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OpenAthens Shibboleth
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November 4, 1998


Author Affiliations

Harvard Medical School


Copyright 1998 American Medical Association. All Rights Reserved. Applicable FARS/DFARS Restrictions Apply to Government Use.1998American Medical AssociationThis is an open-access article distributed under the terms of the Creative Commons Attribution License, which permits unrestricted use, distribution, and reproduction in any medium, provided the original work is properly cited.

Harvard Medical School

JAMA. 1998;280(17):1538. doi:10.1001/jama.280.17.1538-JMS1104-6-1

The decision about whether or not to be tested is ultimately yours, and yours alone, to make. You are a competent adult, and you have the right to make autonomous decisions about your body and your health care. You are entitled to know this information, just as you are entitled to know your blood type or your blood cholesterol levels. The information is within you, and it should not be kept from you.

Some might say, however, that beyond a right to know, you have a duty to know—that you ought to find out whether or not you will get the disease. You ought to be tested, they might say, so that if you do have the gene, your family can prepare for your illness, or you can avoid having a child that might also carry the gene. But this is surely misguided on both counts.

What does it mean, we might ask, to have a moral duty to do anything? This is an important and inscrutable question—the central question, in fact, of the branch of philosophy called ethics—and many people have answered it in different ways. But in your case, we may say that you have a moral duty to do what you believe will result in the greatest amount of good and the least amount of suffering for you and your family. If you have the gene, and you believe that you and your family would suffer less by knowing now rather than later, it is true that you have a moral duty to be tested. If, on the other hand, you feel that you and your family would suffer more if you know the results now—if you fear that the knowledge would harm your marriage, or estrange you from your siblings—then you have a moral duty not to be tested. It is certainly premature, then, for anyone to tell you, prima facie, that you have a moral duty to be tested for the huntingtin gene.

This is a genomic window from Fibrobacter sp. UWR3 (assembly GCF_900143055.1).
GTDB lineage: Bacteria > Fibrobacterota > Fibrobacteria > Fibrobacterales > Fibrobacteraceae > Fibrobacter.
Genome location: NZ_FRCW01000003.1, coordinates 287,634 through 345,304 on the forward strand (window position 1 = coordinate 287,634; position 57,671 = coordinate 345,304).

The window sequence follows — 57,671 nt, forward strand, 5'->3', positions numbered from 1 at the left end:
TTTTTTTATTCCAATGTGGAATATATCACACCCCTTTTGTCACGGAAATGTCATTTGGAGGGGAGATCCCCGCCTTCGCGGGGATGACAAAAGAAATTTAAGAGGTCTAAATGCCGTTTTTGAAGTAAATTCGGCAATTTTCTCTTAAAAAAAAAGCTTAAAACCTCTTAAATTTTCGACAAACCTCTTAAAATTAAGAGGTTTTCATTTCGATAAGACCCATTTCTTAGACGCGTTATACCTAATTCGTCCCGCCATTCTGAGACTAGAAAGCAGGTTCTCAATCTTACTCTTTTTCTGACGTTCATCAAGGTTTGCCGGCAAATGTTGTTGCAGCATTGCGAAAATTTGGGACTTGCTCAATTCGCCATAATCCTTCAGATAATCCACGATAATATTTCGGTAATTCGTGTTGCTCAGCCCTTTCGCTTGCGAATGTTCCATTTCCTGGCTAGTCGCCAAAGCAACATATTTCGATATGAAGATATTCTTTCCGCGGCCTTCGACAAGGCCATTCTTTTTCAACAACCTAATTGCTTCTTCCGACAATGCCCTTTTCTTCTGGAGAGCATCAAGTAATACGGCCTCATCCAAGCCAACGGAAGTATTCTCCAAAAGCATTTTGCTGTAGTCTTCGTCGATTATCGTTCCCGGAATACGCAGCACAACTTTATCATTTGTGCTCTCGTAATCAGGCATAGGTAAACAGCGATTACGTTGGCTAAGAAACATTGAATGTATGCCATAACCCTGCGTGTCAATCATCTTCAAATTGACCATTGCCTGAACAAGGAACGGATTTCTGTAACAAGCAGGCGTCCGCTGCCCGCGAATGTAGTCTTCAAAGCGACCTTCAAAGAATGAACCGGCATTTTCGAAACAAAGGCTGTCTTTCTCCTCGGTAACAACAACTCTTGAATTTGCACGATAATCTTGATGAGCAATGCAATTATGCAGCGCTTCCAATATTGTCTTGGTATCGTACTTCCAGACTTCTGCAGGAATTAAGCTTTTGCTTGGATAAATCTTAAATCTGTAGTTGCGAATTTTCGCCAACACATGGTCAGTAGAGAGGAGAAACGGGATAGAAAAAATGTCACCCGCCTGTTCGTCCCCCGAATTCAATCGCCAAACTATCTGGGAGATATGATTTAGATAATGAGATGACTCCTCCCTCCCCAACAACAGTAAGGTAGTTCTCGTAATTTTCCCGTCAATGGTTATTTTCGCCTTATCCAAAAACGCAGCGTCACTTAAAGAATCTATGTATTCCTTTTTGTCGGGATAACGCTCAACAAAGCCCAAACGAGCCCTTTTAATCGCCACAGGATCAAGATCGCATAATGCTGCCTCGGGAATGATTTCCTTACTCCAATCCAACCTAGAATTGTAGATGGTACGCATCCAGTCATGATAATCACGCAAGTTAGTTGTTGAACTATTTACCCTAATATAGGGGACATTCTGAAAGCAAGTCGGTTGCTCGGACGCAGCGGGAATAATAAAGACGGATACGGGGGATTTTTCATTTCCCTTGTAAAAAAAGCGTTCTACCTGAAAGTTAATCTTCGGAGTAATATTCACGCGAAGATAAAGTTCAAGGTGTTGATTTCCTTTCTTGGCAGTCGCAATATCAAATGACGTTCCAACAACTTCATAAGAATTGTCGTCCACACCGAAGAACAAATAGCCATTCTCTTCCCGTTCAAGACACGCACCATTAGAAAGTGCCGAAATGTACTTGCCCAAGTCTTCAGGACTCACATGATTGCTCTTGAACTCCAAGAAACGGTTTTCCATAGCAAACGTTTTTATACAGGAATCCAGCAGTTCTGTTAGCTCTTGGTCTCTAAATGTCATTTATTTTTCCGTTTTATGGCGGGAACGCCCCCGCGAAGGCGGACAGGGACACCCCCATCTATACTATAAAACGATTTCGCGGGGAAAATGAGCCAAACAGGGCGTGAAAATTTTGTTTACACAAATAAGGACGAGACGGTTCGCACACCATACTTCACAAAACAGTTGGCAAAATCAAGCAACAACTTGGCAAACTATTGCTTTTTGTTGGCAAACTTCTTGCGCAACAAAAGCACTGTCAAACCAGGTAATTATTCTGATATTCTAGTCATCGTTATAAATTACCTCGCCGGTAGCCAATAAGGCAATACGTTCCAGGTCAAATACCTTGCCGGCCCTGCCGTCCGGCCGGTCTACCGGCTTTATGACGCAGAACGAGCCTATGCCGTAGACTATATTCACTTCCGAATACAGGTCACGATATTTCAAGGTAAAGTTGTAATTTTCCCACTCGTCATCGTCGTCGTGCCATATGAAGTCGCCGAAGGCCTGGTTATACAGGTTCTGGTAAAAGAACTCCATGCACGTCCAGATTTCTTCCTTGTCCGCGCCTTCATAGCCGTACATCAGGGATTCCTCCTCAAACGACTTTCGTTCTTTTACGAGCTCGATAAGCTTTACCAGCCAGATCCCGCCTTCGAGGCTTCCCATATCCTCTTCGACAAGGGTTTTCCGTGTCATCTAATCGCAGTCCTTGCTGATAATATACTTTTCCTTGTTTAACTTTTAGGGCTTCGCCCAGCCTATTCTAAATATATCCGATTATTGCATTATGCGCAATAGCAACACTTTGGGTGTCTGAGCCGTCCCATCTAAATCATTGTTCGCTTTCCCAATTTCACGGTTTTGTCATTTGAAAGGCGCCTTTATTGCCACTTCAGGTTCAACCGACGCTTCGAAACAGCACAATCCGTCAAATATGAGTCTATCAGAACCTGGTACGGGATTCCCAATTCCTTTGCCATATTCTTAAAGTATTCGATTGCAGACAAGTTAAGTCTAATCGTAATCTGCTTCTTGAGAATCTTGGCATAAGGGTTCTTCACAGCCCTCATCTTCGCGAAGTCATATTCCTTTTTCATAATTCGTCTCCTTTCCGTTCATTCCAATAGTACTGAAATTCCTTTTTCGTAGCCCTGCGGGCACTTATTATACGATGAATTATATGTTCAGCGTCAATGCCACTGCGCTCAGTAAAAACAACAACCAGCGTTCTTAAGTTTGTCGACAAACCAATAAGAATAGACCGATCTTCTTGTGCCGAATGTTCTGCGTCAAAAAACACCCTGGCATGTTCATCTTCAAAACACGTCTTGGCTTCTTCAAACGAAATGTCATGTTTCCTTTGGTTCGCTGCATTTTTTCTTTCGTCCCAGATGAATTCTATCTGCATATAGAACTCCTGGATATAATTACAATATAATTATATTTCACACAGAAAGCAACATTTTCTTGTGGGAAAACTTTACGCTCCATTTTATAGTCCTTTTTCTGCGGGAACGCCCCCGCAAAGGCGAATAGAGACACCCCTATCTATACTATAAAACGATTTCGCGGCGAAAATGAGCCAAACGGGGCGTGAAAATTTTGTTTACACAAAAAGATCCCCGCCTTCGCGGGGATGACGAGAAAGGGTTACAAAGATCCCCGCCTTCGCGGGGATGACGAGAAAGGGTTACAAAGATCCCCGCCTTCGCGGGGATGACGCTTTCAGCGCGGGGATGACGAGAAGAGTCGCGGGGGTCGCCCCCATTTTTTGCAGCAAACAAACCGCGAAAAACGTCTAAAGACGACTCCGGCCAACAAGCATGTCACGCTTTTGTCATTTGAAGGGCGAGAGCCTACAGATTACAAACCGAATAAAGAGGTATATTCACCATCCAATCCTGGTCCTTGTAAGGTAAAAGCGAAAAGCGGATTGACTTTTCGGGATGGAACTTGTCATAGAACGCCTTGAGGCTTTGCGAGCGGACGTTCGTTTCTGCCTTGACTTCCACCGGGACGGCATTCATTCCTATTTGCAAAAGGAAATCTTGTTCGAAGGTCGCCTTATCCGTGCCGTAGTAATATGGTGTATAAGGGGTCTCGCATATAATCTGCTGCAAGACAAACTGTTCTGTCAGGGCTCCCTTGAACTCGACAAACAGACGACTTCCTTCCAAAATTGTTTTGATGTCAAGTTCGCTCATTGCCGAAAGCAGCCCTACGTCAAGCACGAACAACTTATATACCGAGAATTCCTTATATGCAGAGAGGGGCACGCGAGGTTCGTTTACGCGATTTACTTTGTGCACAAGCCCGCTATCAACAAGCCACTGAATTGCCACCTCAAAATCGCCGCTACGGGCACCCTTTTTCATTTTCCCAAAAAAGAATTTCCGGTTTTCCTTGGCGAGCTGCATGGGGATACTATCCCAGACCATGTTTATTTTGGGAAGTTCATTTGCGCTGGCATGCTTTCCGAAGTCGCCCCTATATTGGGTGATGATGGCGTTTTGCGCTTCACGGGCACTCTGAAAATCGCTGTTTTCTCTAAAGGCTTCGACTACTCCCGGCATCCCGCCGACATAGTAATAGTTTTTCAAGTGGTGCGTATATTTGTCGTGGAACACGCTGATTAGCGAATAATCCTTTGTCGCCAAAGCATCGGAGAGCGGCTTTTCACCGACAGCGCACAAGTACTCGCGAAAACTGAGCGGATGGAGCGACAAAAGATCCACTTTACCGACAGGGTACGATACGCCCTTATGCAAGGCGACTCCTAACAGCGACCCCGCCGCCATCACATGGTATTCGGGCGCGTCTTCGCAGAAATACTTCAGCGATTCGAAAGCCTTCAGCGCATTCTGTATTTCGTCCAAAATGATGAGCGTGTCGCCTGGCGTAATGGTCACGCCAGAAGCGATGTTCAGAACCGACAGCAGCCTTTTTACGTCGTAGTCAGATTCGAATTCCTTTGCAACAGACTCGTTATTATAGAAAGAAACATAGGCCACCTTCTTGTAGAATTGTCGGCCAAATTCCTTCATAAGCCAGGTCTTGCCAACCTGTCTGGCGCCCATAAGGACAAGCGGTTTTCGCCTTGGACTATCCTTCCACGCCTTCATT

In the same way, it is premature to say that you have a moral duty to keep from passing the gene on to your children. It is a serious thing to bring a child into the world who might suffer as your mother suffered. You may decide not to take that chance. But to consider it wrong, or to try to prohibit it, is unconscionable, vaguely reminiscent of the time when our government sterilized mentally handicapped people to keep them from procreating. Can we really presume that Huntington disease carriers would rather not have been born? Does the suffering in their lives outweigh the good which might derive from them? What if your mother, aware that she carried the gene and faced with a similar decision, had chosen not to give you birth? Would that have been a good thing or a bad thing? Is the potential suffering of a person too high a price to pay for his or her existence? These are tough questions, for you alone to decide; and only you can know if you ought to be tested.